Monday, January 16, 2017

Final Report from India: The Taj Mahal

Our visit to India ends in Agra, some 200 kilometers (120 miles) southeast of Delhi, home of the Taj Mahal. We arose early as our driver and guide were picking us up at 6am to get there as close to sunrise as we could. It was a hazy morning, so all we could see at first was a general outline of the structure.

The building is set on a 42 acre property amid formal gardens. As the minutes passed and we moved closer the magnificent structure came into clearer view. You simply can't take your eyes off of it. It's entirely made of white marble and it actually glistens in the morning sun light.

The Taj Mahal was commissioned in 1631 by the Mughal emperor Shah Jahan to house the tomb of his wife Mumtaz Mahal following her death while giving birth to her fourteenth child. She is entombed there underground as is her husband who died some years later. The Mughals were Muslim conquerors who controlled vast areas of Northern India, Pakistan, Bangaladesh and lands beyond for hundreds of years. Mumtaz was his beloved Persian wife. (Only 6 of her 14 children survived, 4 boys and 2 girls. One son eventually killed his three brothers and imprisons his father in order to assume power himself. It was one of the two surviving daughters who saw to it that her father was buried next to his favorite wife at the Taj Mahal. Such is life at the top.)

To the west of the Taj is a separate building to function as a Mosque (so as to face west to Mecca, with another structure on the other side simply for symmetry.)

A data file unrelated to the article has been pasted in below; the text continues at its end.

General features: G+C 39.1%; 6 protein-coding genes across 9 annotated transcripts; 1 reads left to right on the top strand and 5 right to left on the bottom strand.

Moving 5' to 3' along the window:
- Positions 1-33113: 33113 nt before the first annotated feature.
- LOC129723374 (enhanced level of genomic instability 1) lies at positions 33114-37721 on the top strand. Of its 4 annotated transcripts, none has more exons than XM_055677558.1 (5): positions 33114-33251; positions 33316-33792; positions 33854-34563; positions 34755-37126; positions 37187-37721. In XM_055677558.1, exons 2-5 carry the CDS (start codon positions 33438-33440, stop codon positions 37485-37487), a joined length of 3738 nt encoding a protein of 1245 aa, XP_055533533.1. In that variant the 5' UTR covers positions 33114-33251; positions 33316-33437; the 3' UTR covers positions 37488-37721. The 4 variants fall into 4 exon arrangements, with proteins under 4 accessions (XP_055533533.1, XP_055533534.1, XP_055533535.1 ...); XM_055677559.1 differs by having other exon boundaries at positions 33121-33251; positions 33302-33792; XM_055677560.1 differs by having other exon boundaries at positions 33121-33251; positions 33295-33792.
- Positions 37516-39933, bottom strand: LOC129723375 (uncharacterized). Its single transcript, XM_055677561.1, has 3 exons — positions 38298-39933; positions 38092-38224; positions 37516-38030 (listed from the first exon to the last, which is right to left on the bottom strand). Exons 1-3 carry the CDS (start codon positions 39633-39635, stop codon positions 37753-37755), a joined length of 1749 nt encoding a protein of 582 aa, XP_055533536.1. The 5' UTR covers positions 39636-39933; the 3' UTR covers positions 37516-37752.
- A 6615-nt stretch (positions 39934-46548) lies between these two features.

The building with beautiful inlaid colored stones took 10 years to build, cost 32,000,000 rupees or in today's money, $827,000,000 employing 20,000 full-time artisans. The marble was undergoing a cleaning as we visited which happens every 4-5 years. Seeing the newly cleaned sections gave us an idea of what it looked like new. Since marble is such a hard stone, the building probably looked almost 400 years ago exactly as it looks today Architect for the original project was a young man named Ustad Ahmad Lahanni, clearly one of the greatest architects of history.

Yes, we have all seen photos. It's even better in person.

Saturday, January 14, 2017

Hindu Jerusalem: Veranasi on the Ganges

There is a myth about Jerusalem, namely that beneath its surface there lies a magnet. And this magnet attracts Jewish, Christian and Muslim religious nuts. We flew into the city of Veranasi this week. We were transferred to our hotel which was unlike any of our previous accommodations. One might call it low end, but the location is rather spectacular inasmuch as we are rather high up overlooking the Hindu "holy of holies", the River Ganges.